The METROPOLITAN THEATER, on Euclid Ave. at E. 49th St., opened 31 Mar. 1913 with a performance of Aida, the first production in an 8-week season of opera in English. The opera house was planned by Max Faetkenheuer, musical director and entrepreneur sometimes called "the Oscar Hammerstein of Cleveland," who conducted the orchestra of the Lyceum Theater and presided over the openings of the Empire and Colonial vaudeville theaters in 1901 and 1903, respectively. He also promoted the construction of the HIPPODROME, 2nd-largest theater in America in 1907. The Metropolitan was designed by Cleveland architects Fulton & Taylor. Its auditorium, approximately 75'x100', seating nearly 2,000, was described in a contemporary account as "spacious yet cozy, modest yet elegant," and second only to the Hippodrome in beauty. The ornamental lobby, promenade, and wide aisles were especially notable.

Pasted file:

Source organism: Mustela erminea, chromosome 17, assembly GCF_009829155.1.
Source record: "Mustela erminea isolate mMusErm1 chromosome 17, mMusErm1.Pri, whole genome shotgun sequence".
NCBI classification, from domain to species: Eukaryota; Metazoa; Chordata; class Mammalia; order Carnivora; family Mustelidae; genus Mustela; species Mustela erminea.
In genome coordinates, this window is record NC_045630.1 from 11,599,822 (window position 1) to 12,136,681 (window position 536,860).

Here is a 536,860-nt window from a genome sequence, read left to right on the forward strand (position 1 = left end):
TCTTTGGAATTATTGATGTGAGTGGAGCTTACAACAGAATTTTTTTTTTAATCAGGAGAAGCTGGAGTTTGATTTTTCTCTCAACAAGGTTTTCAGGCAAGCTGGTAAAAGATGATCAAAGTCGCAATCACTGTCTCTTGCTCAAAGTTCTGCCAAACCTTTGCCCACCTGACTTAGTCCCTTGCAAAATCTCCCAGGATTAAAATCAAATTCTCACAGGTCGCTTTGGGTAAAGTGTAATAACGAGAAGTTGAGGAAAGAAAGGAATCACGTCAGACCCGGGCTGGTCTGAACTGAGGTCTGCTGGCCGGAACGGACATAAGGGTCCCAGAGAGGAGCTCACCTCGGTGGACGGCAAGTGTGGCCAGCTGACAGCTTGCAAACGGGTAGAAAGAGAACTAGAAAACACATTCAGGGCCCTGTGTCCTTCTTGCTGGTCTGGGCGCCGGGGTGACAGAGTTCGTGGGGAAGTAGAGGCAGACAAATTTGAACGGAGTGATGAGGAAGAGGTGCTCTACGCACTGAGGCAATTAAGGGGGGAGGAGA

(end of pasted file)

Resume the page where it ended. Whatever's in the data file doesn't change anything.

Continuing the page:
The Metropolitan offered grand opera, musical comedy, orchestral concerts, and legitimate theater for several seasons. Soon it began showing films, including the 1916 premiere of The Perils of Society, a film made in Cleveland and enacted by the most prominent Cleveland citizens. However, the Metropolitan's location just west of E. 55th St. was not conducive to long-term success. Eventually the theater housed boxing matches and other special events. Between 1950-75 it became part of the radio station WHK Bldg. and served as its Studio I auditorium. After standing vacant for several years, except for a sporadic movie screening, it was remodeled in 1985 for use by the AGORA.

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